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Lego Star Wars II: The Original Trilogy

12 September 2006
Lego Star Wars II: The Original Trilogy - cover art
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681 Ratings / 1 Reviews
#1,185 All-time
#43 for 2006
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2006 TT LucasArts  
DVD
XEU 0 23272 32925 9 SLES-54221
2006 TT LucasArts  
DVD
US 0 23272 32976 1
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2006 TT LucasArts  
DVD
XNA 0 23272 32975 4
2006 TT LucasArts  
DVD
XNA 0 23272 32935 8 SLUS 21409
2006 TT Amaze  
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XNA 0 23272 32961 7 NTR-AL7E-USA
2006 TT Amaze  
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XNA 0 23272 32960 0 AGB-BLWE-USA
2006 TT LucasArts  
Disc
XNA 0 23272 32939 6
2006 TT LucasArts  
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US 0 23272 32958 7
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Title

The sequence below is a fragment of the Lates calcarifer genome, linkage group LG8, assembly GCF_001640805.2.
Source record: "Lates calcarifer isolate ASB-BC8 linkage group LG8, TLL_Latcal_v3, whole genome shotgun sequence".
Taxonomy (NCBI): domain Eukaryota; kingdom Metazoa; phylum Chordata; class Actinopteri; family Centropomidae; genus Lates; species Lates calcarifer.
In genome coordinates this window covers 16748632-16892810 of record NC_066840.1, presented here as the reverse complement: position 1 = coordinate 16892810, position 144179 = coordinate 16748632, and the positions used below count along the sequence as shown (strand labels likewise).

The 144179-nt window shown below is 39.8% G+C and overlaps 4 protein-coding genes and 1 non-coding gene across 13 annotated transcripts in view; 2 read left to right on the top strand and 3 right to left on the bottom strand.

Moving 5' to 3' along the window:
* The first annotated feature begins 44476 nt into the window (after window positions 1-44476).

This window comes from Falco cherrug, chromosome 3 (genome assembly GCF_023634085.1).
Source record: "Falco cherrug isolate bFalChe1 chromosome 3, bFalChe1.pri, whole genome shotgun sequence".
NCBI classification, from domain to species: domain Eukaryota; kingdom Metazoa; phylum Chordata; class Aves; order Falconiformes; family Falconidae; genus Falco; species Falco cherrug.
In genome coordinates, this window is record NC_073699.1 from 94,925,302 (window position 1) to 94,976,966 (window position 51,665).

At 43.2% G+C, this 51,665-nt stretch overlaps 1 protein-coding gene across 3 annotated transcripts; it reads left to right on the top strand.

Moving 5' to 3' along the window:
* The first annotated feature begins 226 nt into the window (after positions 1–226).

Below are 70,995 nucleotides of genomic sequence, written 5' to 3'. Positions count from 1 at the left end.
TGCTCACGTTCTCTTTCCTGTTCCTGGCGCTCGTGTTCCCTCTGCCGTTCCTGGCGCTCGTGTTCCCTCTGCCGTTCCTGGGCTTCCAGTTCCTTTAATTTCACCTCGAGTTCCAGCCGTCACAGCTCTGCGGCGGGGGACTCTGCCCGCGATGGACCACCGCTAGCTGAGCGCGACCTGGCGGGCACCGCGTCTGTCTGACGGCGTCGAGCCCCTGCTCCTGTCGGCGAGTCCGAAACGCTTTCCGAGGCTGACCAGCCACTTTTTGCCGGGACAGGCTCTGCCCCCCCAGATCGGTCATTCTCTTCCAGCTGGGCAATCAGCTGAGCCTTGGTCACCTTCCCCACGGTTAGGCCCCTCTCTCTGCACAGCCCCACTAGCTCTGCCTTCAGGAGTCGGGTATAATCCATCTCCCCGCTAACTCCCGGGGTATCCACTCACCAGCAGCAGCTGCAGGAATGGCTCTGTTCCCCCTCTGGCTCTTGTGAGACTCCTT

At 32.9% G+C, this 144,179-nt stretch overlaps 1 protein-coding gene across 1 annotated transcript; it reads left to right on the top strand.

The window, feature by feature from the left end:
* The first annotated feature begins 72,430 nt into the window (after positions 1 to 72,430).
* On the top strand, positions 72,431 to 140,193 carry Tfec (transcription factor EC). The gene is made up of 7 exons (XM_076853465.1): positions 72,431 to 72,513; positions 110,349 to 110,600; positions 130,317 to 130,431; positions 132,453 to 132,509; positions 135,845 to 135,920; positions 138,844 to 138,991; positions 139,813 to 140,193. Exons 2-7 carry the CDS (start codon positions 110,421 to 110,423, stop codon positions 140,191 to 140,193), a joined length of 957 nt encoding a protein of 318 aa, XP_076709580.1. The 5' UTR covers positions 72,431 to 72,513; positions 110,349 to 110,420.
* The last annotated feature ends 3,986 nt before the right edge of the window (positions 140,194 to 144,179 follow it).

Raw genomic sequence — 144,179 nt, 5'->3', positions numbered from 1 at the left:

Most people would probably ask why Traveller’s Tales would develop a lego game revolving around the notoriously maligned Star Wars prequels before the gilded original trilogy. The correct answer to this question is that the first Lego Star Wars game was a loose tie-in with the release of Revenge of the Sith in 2005, the last of the prequel trilogy created so George Lucas could pay off his yacht. Some may still find it insulting that the three movies that tarnished the Star Wars name were given precedence over the holy trinity of films even with this fact in mind. Fear not, overzealous manchildren; basing the original trilogy of Star Wars movies for the second Lego Star Wars games is a decision that shows a high level of respect for those films. You see, video games have more leeway to expand on compared to films, learning from the mistakes of the previous title while simultaneously augmenting the aspects that already worked. Traveller’s Tales knew that the first Lego Star Wars would be rough, so why not base the initial project around the inferior prequel trilogy around it and use that experience to craft something better for the original trilogy for the sequel? Hindsight could only create something superior, right?